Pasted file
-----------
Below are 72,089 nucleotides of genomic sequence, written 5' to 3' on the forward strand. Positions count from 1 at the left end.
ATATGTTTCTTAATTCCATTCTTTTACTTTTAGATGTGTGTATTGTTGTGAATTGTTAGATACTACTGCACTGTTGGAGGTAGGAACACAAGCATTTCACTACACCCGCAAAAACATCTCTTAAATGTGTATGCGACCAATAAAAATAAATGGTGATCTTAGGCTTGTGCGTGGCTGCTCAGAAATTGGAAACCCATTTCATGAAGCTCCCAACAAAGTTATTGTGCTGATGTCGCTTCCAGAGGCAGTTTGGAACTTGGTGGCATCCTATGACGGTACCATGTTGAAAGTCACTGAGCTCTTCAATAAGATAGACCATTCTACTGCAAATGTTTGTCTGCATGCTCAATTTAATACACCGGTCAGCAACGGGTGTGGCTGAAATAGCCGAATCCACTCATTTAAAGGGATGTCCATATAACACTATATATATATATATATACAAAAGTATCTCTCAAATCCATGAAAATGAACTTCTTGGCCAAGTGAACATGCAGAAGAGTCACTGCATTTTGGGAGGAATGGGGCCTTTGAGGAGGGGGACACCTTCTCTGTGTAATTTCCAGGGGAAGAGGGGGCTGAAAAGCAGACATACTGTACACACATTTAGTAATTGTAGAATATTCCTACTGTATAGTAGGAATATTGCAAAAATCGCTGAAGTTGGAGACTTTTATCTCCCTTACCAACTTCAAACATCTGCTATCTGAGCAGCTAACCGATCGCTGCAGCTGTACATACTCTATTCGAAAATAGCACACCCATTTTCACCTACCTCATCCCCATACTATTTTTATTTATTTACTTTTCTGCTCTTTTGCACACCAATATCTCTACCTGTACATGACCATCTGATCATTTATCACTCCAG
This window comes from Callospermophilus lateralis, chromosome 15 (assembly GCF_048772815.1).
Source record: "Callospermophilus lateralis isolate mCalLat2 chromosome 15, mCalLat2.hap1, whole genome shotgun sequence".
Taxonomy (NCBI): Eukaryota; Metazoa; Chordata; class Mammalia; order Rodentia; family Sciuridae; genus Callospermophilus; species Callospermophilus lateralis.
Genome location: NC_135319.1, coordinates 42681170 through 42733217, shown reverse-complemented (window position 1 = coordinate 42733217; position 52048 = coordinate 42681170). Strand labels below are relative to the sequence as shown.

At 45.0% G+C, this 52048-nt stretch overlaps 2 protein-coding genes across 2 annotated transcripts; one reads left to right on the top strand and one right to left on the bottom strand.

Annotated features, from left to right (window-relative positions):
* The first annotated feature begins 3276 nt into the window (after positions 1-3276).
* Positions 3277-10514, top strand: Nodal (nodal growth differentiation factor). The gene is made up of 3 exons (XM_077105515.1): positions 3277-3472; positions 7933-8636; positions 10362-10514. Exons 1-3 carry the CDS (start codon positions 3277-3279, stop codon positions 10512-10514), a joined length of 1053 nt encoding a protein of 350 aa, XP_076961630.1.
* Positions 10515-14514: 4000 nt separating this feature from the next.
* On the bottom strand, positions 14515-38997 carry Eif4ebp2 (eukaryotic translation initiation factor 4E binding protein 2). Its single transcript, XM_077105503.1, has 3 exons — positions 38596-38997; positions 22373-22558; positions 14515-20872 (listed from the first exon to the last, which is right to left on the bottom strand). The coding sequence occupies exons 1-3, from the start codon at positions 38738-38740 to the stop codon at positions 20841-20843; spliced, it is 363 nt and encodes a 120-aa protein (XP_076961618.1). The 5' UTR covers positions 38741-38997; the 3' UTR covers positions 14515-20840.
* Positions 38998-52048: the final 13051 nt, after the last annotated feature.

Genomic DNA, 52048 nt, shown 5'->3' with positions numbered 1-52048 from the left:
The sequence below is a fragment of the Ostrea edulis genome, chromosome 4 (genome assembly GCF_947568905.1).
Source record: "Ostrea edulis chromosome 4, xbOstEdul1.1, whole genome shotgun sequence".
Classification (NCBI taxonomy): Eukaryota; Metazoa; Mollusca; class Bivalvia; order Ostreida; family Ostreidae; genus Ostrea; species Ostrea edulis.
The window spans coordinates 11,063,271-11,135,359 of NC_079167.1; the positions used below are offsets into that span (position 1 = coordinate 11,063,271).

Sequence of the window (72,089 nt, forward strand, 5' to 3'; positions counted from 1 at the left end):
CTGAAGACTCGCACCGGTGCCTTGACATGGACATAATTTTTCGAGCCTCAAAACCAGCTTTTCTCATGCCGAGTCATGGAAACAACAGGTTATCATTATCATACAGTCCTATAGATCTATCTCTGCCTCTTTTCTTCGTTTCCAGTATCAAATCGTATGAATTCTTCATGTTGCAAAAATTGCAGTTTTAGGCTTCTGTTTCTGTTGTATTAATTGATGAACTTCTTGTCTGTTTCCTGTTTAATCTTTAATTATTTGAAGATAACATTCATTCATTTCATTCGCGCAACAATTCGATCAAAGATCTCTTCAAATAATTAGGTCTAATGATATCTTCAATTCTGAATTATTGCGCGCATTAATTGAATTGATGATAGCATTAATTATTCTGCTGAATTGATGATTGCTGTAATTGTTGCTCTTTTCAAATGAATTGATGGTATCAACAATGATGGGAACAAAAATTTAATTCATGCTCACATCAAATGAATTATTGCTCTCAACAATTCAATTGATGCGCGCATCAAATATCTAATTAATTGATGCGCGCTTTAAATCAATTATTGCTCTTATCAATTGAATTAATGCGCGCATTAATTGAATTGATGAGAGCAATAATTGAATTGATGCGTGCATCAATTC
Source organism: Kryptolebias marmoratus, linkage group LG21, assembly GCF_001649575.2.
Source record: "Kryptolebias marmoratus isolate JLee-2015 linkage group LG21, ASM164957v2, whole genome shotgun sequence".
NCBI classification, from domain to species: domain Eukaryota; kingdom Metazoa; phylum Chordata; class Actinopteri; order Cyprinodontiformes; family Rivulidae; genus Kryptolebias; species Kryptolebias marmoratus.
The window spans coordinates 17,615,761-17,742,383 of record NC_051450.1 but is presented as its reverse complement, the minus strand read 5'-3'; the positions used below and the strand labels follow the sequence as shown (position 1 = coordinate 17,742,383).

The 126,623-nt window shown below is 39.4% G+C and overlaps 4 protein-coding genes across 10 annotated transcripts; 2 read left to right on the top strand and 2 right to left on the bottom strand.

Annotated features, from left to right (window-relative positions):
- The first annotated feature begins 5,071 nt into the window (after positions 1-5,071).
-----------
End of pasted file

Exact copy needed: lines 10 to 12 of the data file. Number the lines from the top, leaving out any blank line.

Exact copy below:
* Positions 3277-10514, top strand: Nodal (nodal growth differentiation factor). The gene is made up of 3 exons (XM_077105515.1): positions 3277-3472; positions 7933-8636; positions 10362-10514. Exons 1-3 carry the CDS (start codon positions 3277-3279, stop codon positions 10512-10514), a joined length of 1053 nt encoding a protein of 350 aa, XP_076961630.1.
* Positions 10515-14514: 4000 nt separating this feature from the next.
* On the bottom strand, positions 14515-38997 carry Eif4ebp2 (eukaryotic translation initiation factor 4E binding protein 2). Its single transcript, XM_077105503.1, has 3 exons — positions 38596-38997; positions 22373-22558; positions 14515-20872 (listed from the first exon to the last, which is right to left on the bottom strand). The coding sequence occupies exons 1-3, from the start codon at positions 38738-38740 to the stop codon at positions 20841-20843; spliced, it is 363 nt and encodes a 120-aa protein (XP_076961618.1). The 5' UTR covers positions 38741-38997; the 3' UTR covers positions 14515-20840.